Moonrise Kingdom Character Analysis

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In the drama-pact film, Moonrise Kingdom, director Wes Anderson emphasizes the coming-of-age through his quirky characters and comedic dialect. The film is formed into a dreamlike fable, creating a sense of order and symmetry, as symmetry is marveled throughout the film, not only with the use of mise-en-scene but with character depiction. Anderson defines the identities of the two stroppy, rebellious characters, Suzy Bishop and Sam, by fabricating adult-like humor and scenes dramatized by 12 year olds. Suzy and Sam’s insurgence is out of the norm for children; two pen pals walking away from their caretakers and falsifying a life of their own. Unlikely scenarios are captured through each frame, but within each catastrophic event in the midst is a moral;…show more content…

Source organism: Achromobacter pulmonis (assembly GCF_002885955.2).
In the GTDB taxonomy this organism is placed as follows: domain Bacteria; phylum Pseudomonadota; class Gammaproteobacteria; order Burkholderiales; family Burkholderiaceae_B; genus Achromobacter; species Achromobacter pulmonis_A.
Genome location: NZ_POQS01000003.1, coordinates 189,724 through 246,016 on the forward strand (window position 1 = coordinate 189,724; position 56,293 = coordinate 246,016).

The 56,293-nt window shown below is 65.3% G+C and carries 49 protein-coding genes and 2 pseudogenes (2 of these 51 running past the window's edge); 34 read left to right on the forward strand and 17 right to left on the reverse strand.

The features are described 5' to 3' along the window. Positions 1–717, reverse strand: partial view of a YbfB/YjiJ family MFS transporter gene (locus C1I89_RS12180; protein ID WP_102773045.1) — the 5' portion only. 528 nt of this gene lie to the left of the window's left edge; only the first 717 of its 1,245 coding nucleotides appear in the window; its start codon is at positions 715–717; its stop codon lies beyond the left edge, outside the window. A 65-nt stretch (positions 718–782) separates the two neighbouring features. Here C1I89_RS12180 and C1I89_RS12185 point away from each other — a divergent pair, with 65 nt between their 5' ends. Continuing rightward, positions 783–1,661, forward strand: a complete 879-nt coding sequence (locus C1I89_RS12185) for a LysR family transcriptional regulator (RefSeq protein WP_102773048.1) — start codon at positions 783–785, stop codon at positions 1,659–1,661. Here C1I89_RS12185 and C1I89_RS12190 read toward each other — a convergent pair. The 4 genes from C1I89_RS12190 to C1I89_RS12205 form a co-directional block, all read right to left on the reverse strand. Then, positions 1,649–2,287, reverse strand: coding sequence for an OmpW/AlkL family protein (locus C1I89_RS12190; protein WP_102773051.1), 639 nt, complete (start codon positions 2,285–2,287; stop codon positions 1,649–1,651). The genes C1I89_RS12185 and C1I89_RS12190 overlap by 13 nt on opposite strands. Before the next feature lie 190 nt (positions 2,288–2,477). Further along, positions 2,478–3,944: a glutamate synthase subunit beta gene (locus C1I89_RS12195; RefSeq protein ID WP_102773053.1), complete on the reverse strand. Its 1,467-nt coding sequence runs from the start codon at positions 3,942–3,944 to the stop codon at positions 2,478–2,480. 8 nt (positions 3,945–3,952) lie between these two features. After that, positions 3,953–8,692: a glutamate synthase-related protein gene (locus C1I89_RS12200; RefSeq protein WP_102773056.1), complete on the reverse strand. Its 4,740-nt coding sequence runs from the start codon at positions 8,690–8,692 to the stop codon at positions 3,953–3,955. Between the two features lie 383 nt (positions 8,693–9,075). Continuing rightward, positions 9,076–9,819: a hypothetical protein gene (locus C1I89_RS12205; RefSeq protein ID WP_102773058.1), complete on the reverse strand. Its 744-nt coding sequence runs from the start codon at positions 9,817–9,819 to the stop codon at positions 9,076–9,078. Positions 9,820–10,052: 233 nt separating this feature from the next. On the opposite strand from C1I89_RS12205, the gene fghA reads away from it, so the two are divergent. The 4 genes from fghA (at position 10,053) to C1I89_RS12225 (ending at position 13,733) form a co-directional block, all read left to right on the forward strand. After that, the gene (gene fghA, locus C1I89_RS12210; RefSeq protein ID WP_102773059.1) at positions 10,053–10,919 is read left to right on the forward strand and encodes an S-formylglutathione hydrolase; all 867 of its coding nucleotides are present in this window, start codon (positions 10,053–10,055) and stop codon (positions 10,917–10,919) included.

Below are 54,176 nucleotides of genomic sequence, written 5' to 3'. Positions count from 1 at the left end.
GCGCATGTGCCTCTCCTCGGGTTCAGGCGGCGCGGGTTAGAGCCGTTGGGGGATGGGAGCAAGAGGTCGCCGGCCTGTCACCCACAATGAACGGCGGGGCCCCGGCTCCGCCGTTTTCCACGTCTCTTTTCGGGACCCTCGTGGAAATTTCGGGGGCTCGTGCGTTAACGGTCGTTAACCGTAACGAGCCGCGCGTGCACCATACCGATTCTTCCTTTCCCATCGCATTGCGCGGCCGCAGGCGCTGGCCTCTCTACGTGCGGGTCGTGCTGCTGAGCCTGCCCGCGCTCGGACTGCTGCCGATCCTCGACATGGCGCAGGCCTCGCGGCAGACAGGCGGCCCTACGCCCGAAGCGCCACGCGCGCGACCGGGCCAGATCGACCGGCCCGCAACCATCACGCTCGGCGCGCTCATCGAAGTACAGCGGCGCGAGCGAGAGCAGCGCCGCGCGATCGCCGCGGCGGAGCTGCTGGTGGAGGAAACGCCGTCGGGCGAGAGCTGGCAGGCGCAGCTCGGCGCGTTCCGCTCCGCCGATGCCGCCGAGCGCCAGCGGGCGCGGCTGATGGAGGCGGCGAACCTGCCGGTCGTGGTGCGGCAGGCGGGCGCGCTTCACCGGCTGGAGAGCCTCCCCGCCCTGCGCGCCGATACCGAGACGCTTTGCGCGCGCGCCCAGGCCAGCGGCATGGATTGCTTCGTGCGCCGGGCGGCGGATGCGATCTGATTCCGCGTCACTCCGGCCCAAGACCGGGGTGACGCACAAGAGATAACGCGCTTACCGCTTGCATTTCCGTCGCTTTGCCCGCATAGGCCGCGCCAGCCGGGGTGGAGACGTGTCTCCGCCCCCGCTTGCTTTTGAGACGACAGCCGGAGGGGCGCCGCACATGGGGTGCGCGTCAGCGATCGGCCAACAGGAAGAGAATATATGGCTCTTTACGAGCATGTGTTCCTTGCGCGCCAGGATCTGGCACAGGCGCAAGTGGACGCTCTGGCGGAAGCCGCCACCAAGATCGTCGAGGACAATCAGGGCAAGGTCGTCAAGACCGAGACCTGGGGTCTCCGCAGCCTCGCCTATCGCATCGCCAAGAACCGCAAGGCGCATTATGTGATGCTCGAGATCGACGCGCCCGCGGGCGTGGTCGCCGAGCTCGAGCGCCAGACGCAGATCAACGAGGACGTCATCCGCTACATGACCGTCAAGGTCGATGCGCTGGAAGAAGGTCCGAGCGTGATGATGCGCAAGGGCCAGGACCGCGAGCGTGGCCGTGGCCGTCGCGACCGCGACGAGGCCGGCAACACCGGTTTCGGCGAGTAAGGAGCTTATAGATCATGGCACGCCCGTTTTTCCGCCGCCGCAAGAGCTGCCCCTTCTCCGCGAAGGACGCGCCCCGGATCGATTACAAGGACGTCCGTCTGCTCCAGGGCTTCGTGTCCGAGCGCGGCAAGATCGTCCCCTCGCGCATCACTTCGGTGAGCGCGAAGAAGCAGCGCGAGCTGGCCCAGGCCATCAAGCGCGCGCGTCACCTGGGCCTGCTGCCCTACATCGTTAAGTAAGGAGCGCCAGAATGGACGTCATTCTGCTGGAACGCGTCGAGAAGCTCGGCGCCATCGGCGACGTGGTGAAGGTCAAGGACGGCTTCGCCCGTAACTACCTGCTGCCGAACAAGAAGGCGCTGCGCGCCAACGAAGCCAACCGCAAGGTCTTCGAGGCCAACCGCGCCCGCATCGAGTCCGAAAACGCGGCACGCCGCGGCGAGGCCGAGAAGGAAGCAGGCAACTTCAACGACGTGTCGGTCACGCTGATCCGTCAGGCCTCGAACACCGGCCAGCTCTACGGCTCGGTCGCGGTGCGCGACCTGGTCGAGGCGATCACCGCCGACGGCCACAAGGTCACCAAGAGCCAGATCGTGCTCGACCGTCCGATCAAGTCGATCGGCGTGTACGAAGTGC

They both have dissimilar reasons for their depression, but have a single way of coping with it. Suzy’s depression is ignited by the fact her stern, cheat of a mother is having an affair with Mr. Fox—who has no acknowledgement of what could happen to others involved. Her mom’s uncaring tone used when hollering through the megaphone when it was time to eat and the book Suzy found, “The Very Troubled Child,” are clues to why she is uninterested in her mother; on top of it all, her father’s distance is what makes Suzy feel unwanted and isolated. Sam on the other hand is desolate, orphaned, and restrained. His parents are deceased and he travels from one home to another with only the pride of being a khaki scout, but not even that is enough to make him happy. Through their pen-pal letters, they both come to realization that there’s someone that understands what feeling trapped and unwanted is like, and by this the bond they have together creates a love for one another. Overall, a sense of optimistic hope is created by their dejected
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